Canada’s prairie provinces are more than just wide-open spaces. Manitoba has two national parks, 92 provincial parks and over 100,000 lakes that provide scenic hikes for explorers all year long. Here are 10 of the best winter hiking and cross-country skiing trails to discover in the province known as “Friendly Manitoba.”


Aspen Trail Loop

Length: 6.3 km loop
Time: 1.5 - 2 hours
Elevation Gain: 66 m

Birds Hill Provincial Park, just 25 kilometres from Winnipeg, has over 20 hiking trails, but the Aspen Trail Loop stands out because it converts to a ski trail in the winter. Trees like spruce, oak and its namesake aspen provide beautiful views year-round.

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Old Pinawa Dam Walk

Length: 1.4 km loop
Time: 20 minutes
Elevation Gain: 23 m

See nature and industry working together by hiking to the dam ruins in Pinawa Dam Provincial Heritage Park. The crashing waters become even more exciting in winter with the addition of snow and ice. The terrain itself is reasonably smooth, but the stairs to access the dam can be slippery.

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Grey Owl Trail

Length: 14.2 km return
Time: 4 hours
Elevation Gain: 313 m

One of several trails in Riding Mountain National Park, the Grey Owl is a moderate trek shaded by forest canopy. The path is wide enough for skiers and hikers and ends at Grey Owl's Cabin, where you can picnic before the return hike.

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Millennium Trail

Length: 15 km loop
Time: 3 hours
Elevation Gain: 243 m

This all-season hike around the perimeter of northern Thompson, Manitoba, combines the best of town and country. Parts of this loop pass through boreal forest while other parts show the city sights. If you time your winter visit just right, you might even get to see the Northern Lights.

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Top of the World

Length: 3.4 km loop
Time: 1 hour
Elevation Gain: 41 m

Located in Whiteshell Provincial Park, this hike provides the highest vantage point to look out over Falcon Lake. Take a moderate-level hike through jack pines and bedrock before reaching the lookout. Winter adventurers can also visit the Falcon Ridge Ski Slopes, located at the hike’s starting point.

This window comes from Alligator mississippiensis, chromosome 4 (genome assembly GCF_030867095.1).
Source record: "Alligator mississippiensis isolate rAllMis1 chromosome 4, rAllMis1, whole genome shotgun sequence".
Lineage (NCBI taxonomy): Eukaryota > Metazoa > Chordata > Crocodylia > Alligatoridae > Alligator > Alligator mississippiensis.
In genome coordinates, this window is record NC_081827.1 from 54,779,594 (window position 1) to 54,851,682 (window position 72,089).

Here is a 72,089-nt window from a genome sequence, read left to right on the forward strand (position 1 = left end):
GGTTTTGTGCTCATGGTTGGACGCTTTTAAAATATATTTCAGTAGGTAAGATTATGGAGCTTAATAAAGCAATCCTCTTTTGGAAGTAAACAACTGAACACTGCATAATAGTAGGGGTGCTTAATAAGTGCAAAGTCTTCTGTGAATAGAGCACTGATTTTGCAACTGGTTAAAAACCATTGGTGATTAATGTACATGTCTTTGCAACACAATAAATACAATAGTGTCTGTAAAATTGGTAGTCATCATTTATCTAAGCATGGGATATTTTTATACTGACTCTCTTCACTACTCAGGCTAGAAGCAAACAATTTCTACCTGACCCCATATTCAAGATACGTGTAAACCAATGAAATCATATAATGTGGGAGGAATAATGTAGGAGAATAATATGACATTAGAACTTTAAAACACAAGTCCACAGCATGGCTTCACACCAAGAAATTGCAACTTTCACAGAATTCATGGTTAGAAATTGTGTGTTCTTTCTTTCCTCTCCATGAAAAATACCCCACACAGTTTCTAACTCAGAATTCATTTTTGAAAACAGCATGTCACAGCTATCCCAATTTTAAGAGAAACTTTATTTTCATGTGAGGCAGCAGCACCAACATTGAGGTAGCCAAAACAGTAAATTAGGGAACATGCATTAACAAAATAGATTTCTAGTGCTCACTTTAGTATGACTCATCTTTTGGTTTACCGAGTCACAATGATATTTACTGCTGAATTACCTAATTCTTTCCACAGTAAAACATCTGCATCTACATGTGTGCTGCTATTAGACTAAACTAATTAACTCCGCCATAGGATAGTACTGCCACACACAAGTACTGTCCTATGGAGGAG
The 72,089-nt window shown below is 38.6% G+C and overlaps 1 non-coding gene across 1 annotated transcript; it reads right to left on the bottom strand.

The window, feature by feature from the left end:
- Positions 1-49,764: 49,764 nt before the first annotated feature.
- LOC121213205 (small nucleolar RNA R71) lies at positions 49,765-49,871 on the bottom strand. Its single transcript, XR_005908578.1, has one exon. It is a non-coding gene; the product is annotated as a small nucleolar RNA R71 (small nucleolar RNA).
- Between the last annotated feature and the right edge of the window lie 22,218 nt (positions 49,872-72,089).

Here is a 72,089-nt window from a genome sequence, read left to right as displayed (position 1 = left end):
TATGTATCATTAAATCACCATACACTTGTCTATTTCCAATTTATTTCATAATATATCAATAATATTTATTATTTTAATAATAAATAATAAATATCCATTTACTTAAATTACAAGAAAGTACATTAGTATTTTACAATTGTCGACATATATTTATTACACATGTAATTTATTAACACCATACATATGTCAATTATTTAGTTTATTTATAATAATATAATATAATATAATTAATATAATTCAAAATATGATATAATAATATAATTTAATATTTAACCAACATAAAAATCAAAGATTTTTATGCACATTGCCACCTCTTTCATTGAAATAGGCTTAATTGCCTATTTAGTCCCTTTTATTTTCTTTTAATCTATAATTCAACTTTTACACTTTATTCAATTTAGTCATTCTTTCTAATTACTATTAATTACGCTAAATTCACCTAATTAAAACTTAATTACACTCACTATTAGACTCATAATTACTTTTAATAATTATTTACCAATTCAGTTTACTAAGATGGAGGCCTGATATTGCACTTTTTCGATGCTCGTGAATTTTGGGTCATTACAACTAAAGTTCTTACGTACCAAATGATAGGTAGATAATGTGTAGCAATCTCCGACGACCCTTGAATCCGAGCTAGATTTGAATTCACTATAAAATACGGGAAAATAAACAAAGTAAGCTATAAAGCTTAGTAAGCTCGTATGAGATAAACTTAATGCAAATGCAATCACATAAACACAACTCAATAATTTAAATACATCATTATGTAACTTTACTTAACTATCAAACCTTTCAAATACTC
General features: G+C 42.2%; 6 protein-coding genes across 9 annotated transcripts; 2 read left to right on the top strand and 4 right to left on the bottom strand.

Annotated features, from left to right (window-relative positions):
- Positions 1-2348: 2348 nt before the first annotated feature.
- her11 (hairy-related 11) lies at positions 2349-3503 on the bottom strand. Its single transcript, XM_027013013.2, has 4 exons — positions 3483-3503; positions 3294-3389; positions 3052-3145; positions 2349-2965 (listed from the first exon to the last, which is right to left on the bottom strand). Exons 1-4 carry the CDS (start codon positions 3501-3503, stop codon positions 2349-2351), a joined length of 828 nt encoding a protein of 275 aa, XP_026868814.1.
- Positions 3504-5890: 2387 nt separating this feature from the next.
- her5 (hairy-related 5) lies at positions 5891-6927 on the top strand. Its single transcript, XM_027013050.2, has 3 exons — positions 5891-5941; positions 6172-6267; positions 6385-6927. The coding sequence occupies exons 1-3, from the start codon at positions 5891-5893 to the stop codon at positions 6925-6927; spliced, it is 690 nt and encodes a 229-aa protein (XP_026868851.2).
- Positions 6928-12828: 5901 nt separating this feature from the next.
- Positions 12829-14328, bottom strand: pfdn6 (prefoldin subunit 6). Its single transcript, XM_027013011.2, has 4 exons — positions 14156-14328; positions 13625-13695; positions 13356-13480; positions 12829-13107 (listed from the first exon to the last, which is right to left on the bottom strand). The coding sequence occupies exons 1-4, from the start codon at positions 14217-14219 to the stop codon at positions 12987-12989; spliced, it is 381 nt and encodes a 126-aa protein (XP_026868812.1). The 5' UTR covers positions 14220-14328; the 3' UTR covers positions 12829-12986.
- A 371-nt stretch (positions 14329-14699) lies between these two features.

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Oxbow Nature Trail

Length: 3.1 km loop
Time: 1 hour
Elevation Gain: 43 m

Located near the town of Minnedosa, the Oxbow is an easy and picturesque trail for hikers of all levels. The frozen marsh lands create a very still nature walk in the winter months, but there’s still plenty to see including a bison compound and great views from a suspension bridge.

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Centennial Trail

Length: 15.8 km one-way
Time: 2 – 3 hours
Elevation Gain: 262 m

The Centennial Trail is part of Canada’s larger Great Trail system and was conceived in honour of Manitoba’s 100th anniversary. There are some steep slopes on this hike through rocky Canadian Shield, but the view from McGillivary Falls is worth the trek.


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FortWhyte Alive Trails

Length: 7 km return
Time: 1.5 hours
Elevation Gain: minimal

Also a part of Canada’s Great Trail, these trails are located inside Winnipeg’s FortWhyte Alive nature centre. See expansive prairies, marshland, aspen forest and frozen lakes on this easy seven-kilometre walk.

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Turtle’s Back Loop

Length: 6.9 km loop
Time: 2 hours
Elevation Gain: 66 m

This is a moderate hike through the Turtle Mountains, near the U.S. border. The path follows the shore of Williams Lake, before taking a steep climb up to the lookout tower offering amazing views of the mountains and forestry. You might also spot a beaver here, even in winter months.

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Hunt Lake Hiking Trail

Length: 12.6 km return
Time: 3 - 5 hours
Elevation Gain: 223 m

This hike is for the more experienced explorer. Following the shoreline of West Hawk Lake in the Whiteshell and ending at the smaller Hunt Lake, the rocky terrain can be slippery in the winter months but remains open year-round. Look for the cave set into a vertical rock wall at the beginning of this trail.



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Winter adventures across Canada